Tag Archives: HTML

HTML

Avoiding Wrapper Divs in ReactJs

Hi everyone,

Just a quick post on how you can avoid wrapper divs in ReactJs. It’s particularly useful when populating tables or creating parts of a larger component. Instead of the following:

return (
  
Frogs Turtles
);

You can use fragments:

import React, { Fragment } from 'react'
...
return (
  
    Frogs
    Turtles
  
);

The fragment won’t polute the dom and mean that you don’t need to add any additional styling. Check out these links for more info:
https://reactjs.org/docs/fragments.html
https://stackoverflow.com/a/49375945/522859
https://reactjs.org/blog/2017/11/28/react-v16.2.0-fragment-support.html

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How to Add a FontAwesome Icon using :after

Hey everyone,

Just a quick post on how to add a fontawesome icon using :after:


.fl-cart-product-price:after{
content: 'f00d';
font-family: FontAwesome;
font-weight: normal;
font-style: normal;
margin: 0px 0px 0px 10px;
color: #555;
font-size: 85%;
text-decoration: none;
}

See this stackoverflow post for more info: http://stackoverflow.com/a/18793584/522859

Dragging a File from File Explorer Causes Google Chrome to Crash

Hey everyone,

A team member found an interesting bug today that caused chrome to go non-responsive. The cause was simply dragging a file from the file explorer onto a drag and drop upload area. It is reproducible on every site I’ve tested, including Gmail and Dropbox.

Reproduce

  • Go to https://mail.google.com
  • Click compose
  • Click attach files (close any of the annoying popups that appear)
  • DRAG a number of files from the file selector window to the new message screen (they will start to upload) (IMPORTANT: these need to be dragged from the file selector popup, NOT a new explorer window)
  • While they are still uploading hit cancel on the file browser window. Browser will go non-responsive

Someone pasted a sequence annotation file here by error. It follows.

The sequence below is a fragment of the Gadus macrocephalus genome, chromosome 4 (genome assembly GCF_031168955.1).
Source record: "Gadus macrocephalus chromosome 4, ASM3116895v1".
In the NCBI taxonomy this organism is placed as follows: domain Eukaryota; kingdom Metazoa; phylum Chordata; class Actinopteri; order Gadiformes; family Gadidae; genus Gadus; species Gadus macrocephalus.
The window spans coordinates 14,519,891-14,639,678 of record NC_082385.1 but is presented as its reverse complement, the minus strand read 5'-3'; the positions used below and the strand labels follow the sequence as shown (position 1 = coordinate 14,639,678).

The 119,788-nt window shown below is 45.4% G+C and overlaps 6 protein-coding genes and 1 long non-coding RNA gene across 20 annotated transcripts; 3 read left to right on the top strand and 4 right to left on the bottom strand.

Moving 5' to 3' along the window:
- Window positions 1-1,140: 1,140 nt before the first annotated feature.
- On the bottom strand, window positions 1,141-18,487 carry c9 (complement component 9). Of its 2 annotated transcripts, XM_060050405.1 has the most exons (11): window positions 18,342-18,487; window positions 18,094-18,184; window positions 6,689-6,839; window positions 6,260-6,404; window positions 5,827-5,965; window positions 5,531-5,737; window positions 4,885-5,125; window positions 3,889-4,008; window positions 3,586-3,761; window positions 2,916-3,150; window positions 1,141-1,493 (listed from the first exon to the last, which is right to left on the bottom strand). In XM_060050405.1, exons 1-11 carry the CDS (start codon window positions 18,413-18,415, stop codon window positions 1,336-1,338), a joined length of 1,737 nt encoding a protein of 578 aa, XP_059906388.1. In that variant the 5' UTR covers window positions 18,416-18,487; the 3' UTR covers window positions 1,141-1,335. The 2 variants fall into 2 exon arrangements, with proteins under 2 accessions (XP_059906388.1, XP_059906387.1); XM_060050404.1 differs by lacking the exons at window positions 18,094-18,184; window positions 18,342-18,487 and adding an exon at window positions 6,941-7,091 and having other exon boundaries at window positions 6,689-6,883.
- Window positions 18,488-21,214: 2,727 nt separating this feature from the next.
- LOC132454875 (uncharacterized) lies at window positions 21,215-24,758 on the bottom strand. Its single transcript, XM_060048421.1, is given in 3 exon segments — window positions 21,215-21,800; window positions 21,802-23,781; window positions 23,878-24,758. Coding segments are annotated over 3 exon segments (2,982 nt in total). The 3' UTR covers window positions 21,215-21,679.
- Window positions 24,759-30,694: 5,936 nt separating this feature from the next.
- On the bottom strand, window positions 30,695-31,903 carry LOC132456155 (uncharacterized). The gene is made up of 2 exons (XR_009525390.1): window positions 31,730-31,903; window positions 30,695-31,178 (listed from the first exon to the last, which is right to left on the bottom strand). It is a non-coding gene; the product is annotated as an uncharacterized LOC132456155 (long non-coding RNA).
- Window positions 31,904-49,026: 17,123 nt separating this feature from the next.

A bug has been reported here: https://code.google.com/p/chromium/issues/detail?id=388661

Random Class Directive – AngularJS

Hey everyone,

Just another small directive. This one adds a random class from the provided array to the element.

Check out this fiddle to see the demo: http://jsfiddle.net/uvSVj/3/

Random Background Directive

Random Background Directive

I used this directive to add a random background to each of my wrapper divs:

Random Background Real World Usage

To use it in your app simply define a list of classes in your controller:

app.controller("MyCtrl", function MyCtrl($scope) {
    
    /* A random class is picked from this list */
    $scope.classes = [
        //"bg-buildings",
        "red",
        "blue",
        "yellow",
        "green",
        "orange",
        "black",
        "purple"
    ];        
});

Then add the directive to your page (can be an existing element):

A random class will then be selected from the list and appended to the elements current list of classes (if any).

The easiest way to see how it’s done is probably just to check out the fiddle above, but there’s a code dump below if you need it:

The Random Class Directive

app.directive("ngRandomClass", function () {
    return {
        restrict: 'EA',
        replace: false,
        scope: {
            ngClasses: "="
        },
        link: function (scope, elem, attr) {            

            //Add random background class to selected element
            elem.addClass(scope.ngClasses[Math.floor(Math.random() * (scope.ngClasses.length))]);
        }
    }
});

Sample Html

Random Class Directive

www.whatibroke.com

Sample JS

/* 
    http://www.whatibroke.com/?p=899
    Adds a random class to element
    Usage: add ng-random-class to element
*/

var app = angular.module('myApp', []);

app.controller("MyCtrl", function MyCtrl($scope) {
    
    /* A random class is picked from this list */